Today's Date: 4/21/2014 - Site Updated: 4/21/2014
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Eruptive Xanthomatosis

What Is Eruptive Xanthomatosis?
 
A harmless skin reaction that looks like small bumps, eruptive xanthomatosis might indicate that you have high cholesterol. You must treat high cholesterol, since it puts you at risk for atherosclerosis.
 
What Causes Eruptive Xanthomatosis?
Eruptive xanthomatosis results from poorly controlled blood sugar levels. It can also occur when your level of triglycerides (a form of fat) are elevated. Triglycerides exist normally in your body, but also come from food high in sugar, such as candy, honey and alcohol. Often, people with high triglycerides have high LDL, the "bad" cholesterol.


If you are insulin resistant, your body struggles to clear fat from your blood stream, and this can raise your triglycerides.

What Are the Symptoms of Eruptive Xanthomatosis?
Eruptive xanthomatosis usually appears on the shoulders, the buttocks or along the surfaces above the muscles that help you move your joints. On rare occasions, it can occur in your mouth.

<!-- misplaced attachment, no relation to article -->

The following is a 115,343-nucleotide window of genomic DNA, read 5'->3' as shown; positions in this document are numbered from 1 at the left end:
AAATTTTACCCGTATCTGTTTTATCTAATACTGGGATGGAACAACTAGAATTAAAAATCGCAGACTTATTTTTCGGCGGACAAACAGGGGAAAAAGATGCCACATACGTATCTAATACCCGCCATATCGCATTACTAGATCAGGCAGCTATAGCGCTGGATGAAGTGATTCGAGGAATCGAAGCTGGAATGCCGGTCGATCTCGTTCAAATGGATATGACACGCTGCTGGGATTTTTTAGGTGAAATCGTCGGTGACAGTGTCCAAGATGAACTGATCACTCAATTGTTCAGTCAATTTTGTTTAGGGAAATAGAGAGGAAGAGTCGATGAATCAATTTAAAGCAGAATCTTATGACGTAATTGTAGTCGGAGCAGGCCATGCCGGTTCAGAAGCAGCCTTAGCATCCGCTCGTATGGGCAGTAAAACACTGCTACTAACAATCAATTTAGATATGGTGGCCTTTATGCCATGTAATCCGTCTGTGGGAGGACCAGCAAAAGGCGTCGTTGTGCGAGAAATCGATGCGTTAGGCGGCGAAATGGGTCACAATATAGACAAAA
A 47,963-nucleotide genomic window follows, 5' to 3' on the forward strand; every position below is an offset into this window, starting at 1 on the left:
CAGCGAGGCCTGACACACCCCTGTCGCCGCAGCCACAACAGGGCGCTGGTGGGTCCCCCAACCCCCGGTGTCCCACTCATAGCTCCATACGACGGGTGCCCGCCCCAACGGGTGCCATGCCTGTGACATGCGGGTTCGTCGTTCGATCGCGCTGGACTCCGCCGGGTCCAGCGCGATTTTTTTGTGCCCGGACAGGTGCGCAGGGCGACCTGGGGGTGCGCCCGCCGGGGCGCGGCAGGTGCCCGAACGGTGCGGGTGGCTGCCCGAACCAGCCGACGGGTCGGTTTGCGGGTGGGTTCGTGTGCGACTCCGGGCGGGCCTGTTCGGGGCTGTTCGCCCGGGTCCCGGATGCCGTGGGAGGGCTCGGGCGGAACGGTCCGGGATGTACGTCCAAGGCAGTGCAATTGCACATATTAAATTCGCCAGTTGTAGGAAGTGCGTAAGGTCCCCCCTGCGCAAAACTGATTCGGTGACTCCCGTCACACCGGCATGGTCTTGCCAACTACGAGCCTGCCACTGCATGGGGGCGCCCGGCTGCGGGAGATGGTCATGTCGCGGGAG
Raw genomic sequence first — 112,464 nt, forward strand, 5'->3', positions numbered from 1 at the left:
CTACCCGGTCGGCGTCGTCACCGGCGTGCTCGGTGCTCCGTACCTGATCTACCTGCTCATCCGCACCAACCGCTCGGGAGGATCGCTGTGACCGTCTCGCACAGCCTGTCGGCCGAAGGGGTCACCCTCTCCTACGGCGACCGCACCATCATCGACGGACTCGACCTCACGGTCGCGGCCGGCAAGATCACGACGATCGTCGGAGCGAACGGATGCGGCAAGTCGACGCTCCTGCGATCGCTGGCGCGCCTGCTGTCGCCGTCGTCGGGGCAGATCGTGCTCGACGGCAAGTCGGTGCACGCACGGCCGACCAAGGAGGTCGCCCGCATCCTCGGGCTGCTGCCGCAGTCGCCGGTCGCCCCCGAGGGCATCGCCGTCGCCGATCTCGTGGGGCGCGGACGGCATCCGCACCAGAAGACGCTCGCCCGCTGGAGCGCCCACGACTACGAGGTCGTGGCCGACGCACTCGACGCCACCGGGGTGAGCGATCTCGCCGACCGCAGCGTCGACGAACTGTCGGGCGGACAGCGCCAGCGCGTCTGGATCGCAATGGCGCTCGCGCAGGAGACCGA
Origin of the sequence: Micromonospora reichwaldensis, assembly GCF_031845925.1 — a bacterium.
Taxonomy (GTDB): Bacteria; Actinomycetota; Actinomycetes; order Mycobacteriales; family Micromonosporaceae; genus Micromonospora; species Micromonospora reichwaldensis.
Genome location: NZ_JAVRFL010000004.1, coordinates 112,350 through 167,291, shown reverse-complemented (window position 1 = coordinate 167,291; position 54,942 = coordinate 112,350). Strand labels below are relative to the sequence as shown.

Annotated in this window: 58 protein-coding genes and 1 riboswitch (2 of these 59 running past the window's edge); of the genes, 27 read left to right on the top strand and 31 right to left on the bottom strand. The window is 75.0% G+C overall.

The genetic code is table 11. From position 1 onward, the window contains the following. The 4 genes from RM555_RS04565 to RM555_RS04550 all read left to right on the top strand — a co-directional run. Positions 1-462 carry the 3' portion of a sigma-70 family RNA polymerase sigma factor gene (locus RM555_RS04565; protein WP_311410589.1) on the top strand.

Often the itchy, tender, pea-size bumps appear reddish-yellow.

How Can You Treat Eruptive Xanthomatosis?
Eruptive xanthomatosis often disappears by itself within a few weeks. However, you should still seek treatment because of the condition's strong association with high levels of triglycerides.


Treatment involves getting your triglyceride, cholesterol and blood glucose levels under control. Doing so might require the use of lipid-lowering drugs (such as statins like Lipitor® or Zocor®) or fibrates (such as TriCor® or Lopid®).

How Can You Prevent Eruptive Xanthomatosis?
Keep your blood sugar levels in the range recommended by your doctor. Limit your intake of sugar and alcohol - both of which can raise your triglycerides level.
 

Reviewed by Clara Schneider MS, RD, RN, CDE, LDN - 05/13

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